As the Gods Will is a pretty strange movie. Imagine, if you will, a funnier, even more nihilistic version of Saw with a little bit of The Hunger Games or Battle Royale thrown in, and you get pretty close to what the film is. Adapted from the manga of the same name, the film features a series of deadly games that seem to be presented to young people as an alternative to the meaninglessness of their existence. It is a bizarre candidate for SineAsia’s localization, given how transgressive all this stuff is. But we got it, and though the narrative is a little shaggy, the movie is worth a look.
The begins with high school student Shun Takahata (Sota Fukushi) telling the heavens and whatever higher powers are out there that he thinks his life is boring. Much to his surprise and dismay, his life gets pretty exciting really quickly. A daruma suddenly lands in his classroom, killing the teacher. The daruma plays a deadly game of red light, green light with the class, with those caught moving having their heads suddenly explode. Shun and his classmates are put through one trial after another, each with violent consequences for failure.
Most films would be concerned with why this is all happening. As the Gods Will is not like most films. Its vision of the world is much more nihilist in nature, showing little rhyme or reason for all the terrible things that happen to characters. The main idea is in the title: it doesn’t really matter what the characters want, or what they do to achieve their goals. In the end, their fates are determined by higher powers that have little regard for human desires. There are little bits and pieces that hint at some sort of meaning behind all of this, but ultimately, the movie is happy to embrace absurdity as its primary motivator.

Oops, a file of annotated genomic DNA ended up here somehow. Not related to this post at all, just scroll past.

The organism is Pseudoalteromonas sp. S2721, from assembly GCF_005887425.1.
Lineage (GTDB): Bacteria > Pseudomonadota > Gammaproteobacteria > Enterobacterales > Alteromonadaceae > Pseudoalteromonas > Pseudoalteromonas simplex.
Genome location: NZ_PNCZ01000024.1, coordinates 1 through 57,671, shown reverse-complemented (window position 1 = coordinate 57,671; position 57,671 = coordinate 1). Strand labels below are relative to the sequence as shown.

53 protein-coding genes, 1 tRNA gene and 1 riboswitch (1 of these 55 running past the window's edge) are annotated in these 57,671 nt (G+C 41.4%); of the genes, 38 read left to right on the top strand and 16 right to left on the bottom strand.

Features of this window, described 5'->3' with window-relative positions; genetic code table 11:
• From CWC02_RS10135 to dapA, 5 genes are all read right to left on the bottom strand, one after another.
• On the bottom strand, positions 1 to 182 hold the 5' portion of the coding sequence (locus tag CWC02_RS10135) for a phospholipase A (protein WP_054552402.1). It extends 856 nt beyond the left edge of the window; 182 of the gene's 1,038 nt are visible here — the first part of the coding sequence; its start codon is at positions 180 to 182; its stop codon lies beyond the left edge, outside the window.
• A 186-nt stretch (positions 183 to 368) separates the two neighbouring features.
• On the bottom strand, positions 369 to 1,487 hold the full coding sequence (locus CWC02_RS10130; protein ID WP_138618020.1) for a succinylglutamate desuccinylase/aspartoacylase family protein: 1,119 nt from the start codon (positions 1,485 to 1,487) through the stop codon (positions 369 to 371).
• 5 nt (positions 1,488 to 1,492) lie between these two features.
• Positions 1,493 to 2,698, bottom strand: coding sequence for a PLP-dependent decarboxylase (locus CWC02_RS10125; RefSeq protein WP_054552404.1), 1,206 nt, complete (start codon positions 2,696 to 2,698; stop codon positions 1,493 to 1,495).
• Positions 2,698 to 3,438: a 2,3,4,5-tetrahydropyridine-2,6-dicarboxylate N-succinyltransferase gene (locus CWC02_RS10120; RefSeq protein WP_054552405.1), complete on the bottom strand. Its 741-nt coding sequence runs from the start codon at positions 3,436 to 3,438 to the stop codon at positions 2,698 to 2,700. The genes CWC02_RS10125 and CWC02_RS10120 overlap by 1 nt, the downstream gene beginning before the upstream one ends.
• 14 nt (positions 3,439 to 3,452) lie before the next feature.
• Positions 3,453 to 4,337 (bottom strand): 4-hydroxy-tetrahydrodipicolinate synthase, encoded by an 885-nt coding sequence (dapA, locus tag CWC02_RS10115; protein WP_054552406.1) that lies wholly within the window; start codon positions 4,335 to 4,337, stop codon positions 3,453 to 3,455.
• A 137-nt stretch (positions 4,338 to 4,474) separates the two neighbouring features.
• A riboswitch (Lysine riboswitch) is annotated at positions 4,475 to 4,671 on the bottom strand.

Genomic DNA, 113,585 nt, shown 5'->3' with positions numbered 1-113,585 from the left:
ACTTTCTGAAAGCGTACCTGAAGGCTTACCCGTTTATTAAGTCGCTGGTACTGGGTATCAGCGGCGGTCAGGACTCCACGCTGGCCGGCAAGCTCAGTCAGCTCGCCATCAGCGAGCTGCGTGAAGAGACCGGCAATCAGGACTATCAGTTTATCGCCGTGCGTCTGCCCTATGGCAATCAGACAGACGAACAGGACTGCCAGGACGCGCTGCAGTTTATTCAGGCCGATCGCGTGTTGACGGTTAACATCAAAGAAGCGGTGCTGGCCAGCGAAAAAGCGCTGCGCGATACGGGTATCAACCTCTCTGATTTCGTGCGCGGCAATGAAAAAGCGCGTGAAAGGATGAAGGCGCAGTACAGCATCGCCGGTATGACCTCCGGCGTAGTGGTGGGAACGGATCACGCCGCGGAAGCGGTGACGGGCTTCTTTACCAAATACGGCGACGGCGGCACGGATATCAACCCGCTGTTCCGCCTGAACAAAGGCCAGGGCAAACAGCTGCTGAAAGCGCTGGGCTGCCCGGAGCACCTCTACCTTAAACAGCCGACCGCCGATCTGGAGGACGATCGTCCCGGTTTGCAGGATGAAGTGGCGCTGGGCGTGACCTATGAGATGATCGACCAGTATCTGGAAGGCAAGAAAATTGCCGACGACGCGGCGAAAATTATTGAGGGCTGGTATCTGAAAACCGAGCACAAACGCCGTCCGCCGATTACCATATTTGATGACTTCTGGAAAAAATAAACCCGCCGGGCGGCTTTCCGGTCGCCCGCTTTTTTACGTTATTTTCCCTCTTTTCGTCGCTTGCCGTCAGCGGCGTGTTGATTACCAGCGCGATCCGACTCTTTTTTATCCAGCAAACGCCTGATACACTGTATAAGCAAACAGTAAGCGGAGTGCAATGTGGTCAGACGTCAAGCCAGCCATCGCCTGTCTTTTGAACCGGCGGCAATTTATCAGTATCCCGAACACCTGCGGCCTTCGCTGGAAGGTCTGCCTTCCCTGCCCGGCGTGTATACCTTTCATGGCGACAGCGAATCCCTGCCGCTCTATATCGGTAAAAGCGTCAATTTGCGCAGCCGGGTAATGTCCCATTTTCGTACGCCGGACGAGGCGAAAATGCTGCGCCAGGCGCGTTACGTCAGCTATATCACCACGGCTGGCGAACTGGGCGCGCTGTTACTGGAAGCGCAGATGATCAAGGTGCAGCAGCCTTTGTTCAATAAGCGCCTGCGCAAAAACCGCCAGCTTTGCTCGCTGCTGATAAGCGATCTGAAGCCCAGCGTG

The film stays surprisingly close to the source material, adapting certain portions of the story that haven’t quite paid off yet. The narrative doesn’t quite work out as a result, with the film seemingly saving resolutions for a later installment of the franchise. The film gets better as it heads into its final portions, where it moves away from the manga and delivers its own take on the property’s themes. It gets deeper into the emotions of the characters, giving some of the tragedy a sense of weight and drama.
This is one of those films where the violence is actually crucial to the story, as the over-the-top nature of these deaths punctuate the absurdity of the situation. And director Takashi Miike is a master at the depiction of violence, his filmmaking often finding the odd beauty within the gore. He makes choices that makes the pain more interesting to look at, like the red spheres that accompany the exploding heads in the first game. The translation is okay, though it makes some choices that feel like it takes away from the original intent.
As the Gods Will, though really fascinating and well made, isn’t the kind of film for a mass audience. It is violent and nihilistic and culturally specific. For all of its merits, it’s tough to recommend it to the casual moviegoer. Those who are familiar with Japanese cinema, however, are probably already sold on the Miike name. Surprisingly, this film has made it into our cinemas largely intact, with just the language being modified in the end. The Tagalog dubbing probably isn’t the best way to experience this film, but we’ll take what we can get. This is a Miike film in our cinemas. It’s such an unlikely occurrence that it’s almost worth recommending just for the strangeness of that fact alone.